Former eastern-bloc countries such as Poland and East Germany are littered with various underground structures, which were mostly closed down when the USSR began pulling out of eastern Europe in the late eighties and early nineties.
Some were blown up or filled in. Those that remain are barricaded and normally protected by the army of whatever country they exist.
A secret tunnel system with its own metro which mirrors the Moscow subway is supposedly in existence to this very day.
Oddly enough, the Kremlin, even after the fall of communism, has never explicitly denied the existence of ‘D-6’, a supposed codename given to the underground.
It is believed to have been a project undertaken during the rule of Josef Stalin and was used extensively by the KGB, senior military and as possible escape tunnels from the Kremlin and other state buildings.
It also supposedly links up with other underground installations in Moscow and the surrounding areas such as secret underground Russian bases, nuclear bunkers and small underground military towns.
The leader of an urban explorer group claims to have found an entrance to the metro system but has not disclosed its location for fear of repercussions from the Russian intelligence service or the police.
Could it be true?
The skeptics have a good case on this one. There is no hard, water-tight evidence. There are merely second-hand accounts of the construction or people who have apparently stumbled upon it while working in sewers or the public subway. No photographs or official declassified Russian government documents exist about either the tunnel system or alleged underground Russian bases.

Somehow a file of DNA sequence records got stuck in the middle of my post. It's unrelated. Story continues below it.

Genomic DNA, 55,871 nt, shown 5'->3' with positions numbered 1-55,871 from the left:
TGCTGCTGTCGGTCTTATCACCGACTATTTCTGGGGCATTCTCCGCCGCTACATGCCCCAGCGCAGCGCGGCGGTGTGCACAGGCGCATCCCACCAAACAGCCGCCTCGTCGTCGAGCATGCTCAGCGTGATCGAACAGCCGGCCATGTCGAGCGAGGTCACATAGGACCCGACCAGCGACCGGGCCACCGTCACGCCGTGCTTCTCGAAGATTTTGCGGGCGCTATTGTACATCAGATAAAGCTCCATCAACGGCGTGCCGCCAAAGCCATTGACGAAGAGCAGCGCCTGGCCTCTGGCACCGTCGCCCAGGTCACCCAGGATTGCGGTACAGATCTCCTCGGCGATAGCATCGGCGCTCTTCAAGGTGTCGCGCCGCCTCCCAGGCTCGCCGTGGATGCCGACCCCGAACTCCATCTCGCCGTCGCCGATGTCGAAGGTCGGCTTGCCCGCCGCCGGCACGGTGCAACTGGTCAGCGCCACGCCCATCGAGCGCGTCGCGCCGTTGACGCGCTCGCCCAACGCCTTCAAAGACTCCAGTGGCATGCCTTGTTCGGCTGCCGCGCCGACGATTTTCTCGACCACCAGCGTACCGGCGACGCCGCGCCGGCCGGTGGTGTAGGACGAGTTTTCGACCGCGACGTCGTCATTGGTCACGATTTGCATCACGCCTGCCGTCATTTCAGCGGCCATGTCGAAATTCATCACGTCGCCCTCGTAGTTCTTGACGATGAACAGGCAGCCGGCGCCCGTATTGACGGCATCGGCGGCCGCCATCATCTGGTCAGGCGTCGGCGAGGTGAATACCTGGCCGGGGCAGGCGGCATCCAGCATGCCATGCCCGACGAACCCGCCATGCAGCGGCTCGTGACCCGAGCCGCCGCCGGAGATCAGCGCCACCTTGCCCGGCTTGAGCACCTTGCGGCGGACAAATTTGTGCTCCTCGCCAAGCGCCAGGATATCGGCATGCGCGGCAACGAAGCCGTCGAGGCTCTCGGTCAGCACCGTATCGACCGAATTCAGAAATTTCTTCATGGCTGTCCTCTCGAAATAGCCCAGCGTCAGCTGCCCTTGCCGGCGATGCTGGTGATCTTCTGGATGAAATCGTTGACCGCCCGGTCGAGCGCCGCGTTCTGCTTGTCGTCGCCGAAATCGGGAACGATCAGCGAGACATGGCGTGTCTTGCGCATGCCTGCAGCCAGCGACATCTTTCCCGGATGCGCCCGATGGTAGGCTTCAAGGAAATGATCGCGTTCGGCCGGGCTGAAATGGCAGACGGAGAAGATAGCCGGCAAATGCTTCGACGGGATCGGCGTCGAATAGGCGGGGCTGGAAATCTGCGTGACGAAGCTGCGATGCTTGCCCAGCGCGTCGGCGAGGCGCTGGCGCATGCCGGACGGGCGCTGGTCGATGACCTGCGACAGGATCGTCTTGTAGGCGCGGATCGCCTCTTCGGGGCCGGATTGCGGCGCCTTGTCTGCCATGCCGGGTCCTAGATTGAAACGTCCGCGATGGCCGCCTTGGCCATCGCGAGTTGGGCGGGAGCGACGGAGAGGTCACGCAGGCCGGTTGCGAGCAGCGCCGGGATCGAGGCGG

All that said, it may very well be true. American military intelligence are convinced of its existence and have released various reports with plausible evidence to back up their claims.
More importantly, the trend of the Russians to go underground and keep quiet about it cannot be ignored. Soldiers and workers involved in the construction of verified underground tunnels were well warned about talking. Only when the Russians left Europe did accounts of the construction and the threats of death from the KGB and secret police emerge.
So if this secret subway was build it’s not much of a surprise that people involved aren’t talking about it.
Also, the practicality of the tunnel seems like a valid reason for its existence. Linking verified underground installations together makes sense. As does integrating nuclear bunkers and an escape tunnel from the Kremlin. Also, in the days of Soviet Russia, manpower wouldn’t have been a problem.
Until the Kremlin declassifies all documents relating to secret tunnels (almost no chance of that if it’s still in use) and underground Russian bases, we will never no for sure. But as Russia begins to thaw from the cold-war and cooperates with Europe and the US, I wouldn’t be too surprised if some past projects of Stalin were revealed once they pass their use-by date!Originally published on TopSecretWriters.com